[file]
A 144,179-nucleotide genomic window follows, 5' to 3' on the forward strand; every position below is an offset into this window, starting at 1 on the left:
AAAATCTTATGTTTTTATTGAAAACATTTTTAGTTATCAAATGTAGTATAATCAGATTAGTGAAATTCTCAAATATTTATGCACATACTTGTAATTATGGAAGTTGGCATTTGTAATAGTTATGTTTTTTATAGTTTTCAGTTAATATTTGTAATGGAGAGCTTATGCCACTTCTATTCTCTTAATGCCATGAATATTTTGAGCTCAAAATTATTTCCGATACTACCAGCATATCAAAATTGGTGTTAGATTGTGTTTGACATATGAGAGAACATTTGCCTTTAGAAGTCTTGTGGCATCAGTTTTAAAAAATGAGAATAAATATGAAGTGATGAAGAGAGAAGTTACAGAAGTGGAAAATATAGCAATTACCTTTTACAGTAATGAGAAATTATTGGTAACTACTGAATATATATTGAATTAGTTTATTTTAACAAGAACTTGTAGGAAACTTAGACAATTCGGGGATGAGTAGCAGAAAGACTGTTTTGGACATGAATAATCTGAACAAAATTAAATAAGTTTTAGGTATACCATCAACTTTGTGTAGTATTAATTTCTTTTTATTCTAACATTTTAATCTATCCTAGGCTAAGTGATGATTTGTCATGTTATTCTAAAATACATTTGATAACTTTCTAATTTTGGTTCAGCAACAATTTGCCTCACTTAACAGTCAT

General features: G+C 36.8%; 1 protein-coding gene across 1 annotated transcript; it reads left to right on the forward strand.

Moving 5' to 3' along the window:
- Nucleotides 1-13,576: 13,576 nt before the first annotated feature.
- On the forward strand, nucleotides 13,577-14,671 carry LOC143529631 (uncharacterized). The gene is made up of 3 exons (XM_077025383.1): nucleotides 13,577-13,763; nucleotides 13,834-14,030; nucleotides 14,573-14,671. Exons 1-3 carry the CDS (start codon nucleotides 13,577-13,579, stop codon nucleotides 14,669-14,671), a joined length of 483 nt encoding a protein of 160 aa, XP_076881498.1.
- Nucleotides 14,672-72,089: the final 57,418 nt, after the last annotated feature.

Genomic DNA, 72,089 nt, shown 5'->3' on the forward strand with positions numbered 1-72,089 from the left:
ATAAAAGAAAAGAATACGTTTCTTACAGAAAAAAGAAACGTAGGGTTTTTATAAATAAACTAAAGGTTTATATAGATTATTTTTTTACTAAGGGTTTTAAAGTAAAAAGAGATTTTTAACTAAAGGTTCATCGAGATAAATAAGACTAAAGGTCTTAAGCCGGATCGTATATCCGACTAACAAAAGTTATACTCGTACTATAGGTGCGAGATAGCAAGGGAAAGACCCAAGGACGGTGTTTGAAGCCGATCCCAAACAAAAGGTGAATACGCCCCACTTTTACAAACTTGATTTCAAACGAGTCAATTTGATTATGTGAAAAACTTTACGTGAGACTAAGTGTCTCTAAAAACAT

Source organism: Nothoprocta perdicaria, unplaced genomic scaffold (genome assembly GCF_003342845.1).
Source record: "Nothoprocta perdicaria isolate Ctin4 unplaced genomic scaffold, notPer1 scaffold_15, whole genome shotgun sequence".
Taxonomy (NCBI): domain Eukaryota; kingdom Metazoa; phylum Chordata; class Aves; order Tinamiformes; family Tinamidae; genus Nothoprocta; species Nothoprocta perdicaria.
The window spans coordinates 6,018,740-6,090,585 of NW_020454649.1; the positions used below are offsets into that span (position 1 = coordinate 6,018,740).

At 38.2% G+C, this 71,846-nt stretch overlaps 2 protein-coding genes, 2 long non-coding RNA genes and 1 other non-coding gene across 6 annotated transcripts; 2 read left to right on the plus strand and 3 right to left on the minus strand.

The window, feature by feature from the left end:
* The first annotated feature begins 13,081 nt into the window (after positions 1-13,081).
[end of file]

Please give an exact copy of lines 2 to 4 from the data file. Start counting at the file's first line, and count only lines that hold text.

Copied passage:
AAAATCTTATGTTTTTATTGAAAACATTTTTAGTTATCAAATGTAGTATAATCAGATTAGTGAAATTCTCAAATATTTATGCACATACTTGTAATTATGGAAGTTGGCATTTGTAATAGTTATGTTTTTTATAGTTTTCAGTTAATATTTGTAATGGAGAGCTTATGCCACTTCTATTCTCTTAATGCCATGAATATTTTGAGCTCAAAATTATTTCCGATACTACCAGCATATCAAAATTGGTGTTAGATTGTGTTTGACATATGAGAGAACATTTGCCTTTAGAAGTCTTGTGGCATCAGTTTTAAAAAATGAGAATAAATATGAAGTGATGAAGAGAGAAGTTACAGAAGTGGAAAATATAGCAATTACCTTTTACAGTAATGAGAAATTATTGGTAACTACTGAATATATATTGAATTAGTTTATTTTAACAAGAACTTGTAGGAAACTTAGACAATTCGGGGATGAGTAGCAGAAAGACTGTTTTGGACATGAATAATCTGAACAAAATTAAATAAGTTTTAGGTATACCATCAACTTTGTGTAGTATTAATTTCTTTTTATTCTAACATTTTAATCTATCCTAGGCTAAGTGATGATTTGTCATGTTATTCTAAAATACATTTGATAACTTTCTAATTTTGGTTCAGCAACAATTTGCCTCACTTAACAGTCAT

General features: G+C 36.8%; 1 protein-coding gene across 1 annotated transcript; it reads left to right on the forward strand.

Moving 5' to 3' along the window: